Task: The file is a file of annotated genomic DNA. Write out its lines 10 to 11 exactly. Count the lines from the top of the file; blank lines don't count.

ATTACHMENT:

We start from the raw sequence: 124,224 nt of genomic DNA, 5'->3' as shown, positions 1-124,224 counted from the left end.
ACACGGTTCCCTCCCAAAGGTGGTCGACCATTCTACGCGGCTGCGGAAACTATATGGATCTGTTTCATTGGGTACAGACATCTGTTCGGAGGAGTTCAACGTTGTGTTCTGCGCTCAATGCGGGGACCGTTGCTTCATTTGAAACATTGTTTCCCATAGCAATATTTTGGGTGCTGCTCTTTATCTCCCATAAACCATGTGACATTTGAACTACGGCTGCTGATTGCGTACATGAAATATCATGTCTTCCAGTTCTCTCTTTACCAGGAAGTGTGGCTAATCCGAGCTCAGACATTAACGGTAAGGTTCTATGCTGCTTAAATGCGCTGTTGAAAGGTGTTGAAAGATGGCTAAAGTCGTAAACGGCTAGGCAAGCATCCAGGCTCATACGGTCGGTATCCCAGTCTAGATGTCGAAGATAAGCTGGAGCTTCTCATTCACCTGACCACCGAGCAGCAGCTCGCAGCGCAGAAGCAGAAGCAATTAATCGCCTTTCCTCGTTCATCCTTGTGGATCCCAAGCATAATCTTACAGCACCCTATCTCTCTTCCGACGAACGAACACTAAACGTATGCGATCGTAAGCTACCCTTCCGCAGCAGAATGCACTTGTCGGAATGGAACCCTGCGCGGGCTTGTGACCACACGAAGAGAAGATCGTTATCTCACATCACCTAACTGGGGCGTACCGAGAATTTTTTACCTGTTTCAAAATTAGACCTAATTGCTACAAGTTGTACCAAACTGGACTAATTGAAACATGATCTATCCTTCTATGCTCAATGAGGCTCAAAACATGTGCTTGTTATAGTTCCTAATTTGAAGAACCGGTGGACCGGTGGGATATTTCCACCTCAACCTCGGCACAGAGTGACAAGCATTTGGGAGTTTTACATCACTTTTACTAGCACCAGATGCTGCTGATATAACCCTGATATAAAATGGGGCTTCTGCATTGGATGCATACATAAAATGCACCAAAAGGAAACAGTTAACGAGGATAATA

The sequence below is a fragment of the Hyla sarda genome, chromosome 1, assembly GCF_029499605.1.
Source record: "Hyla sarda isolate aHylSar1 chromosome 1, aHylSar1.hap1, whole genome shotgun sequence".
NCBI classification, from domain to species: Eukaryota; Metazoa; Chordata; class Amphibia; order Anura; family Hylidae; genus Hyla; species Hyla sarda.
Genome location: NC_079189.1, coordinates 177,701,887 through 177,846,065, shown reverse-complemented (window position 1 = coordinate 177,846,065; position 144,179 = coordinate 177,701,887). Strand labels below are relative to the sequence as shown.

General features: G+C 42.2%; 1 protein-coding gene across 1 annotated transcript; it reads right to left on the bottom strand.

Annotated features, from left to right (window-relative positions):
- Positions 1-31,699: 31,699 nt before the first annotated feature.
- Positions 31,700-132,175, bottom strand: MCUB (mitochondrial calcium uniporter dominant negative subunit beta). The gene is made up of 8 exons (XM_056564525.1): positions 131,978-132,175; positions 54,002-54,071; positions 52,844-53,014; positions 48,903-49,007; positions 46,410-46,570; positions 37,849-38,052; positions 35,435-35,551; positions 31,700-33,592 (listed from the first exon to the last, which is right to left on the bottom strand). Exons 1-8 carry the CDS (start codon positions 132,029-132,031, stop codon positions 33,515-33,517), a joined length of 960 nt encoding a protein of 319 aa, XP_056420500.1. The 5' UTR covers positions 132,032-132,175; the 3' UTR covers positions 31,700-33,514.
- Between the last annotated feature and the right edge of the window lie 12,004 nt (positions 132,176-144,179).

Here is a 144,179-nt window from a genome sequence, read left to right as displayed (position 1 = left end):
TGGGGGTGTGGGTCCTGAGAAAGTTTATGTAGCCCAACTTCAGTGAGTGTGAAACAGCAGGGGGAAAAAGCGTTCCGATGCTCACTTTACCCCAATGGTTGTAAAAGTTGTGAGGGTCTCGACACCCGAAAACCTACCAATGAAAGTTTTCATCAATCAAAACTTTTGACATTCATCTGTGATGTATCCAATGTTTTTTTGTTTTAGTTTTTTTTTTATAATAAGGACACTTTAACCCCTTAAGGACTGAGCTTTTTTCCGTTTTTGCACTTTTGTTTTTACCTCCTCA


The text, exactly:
- Positions 31,700-132,175, bottom strand: MCUB (mitochondrial calcium uniporter dominant negative subunit beta). The gene is made up of 8 exons (XM_056564525.1): positions 131,978-132,175; positions 54,002-54,071; positions 52,844-53,014; positions 48,903-49,007; positions 46,410-46,570; positions 37,849-38,052; positions 35,435-35,551; positions 31,700-33,592 (listed from the first exon to the last, which is right to left on the bottom strand). Exons 1-8 carry the CDS (start codon positions 132,029-132,031, stop codon positions 33,515-33,517), a joined length of 960 nt encoding a protein of 319 aa, XP_056420500.1. The 5' UTR covers positions 132,032-132,175; the 3' UTR covers positions 31,700-33,514.
- Between the last annotated feature and the right edge of the window lie 12,004 nt (positions 132,176-144,179).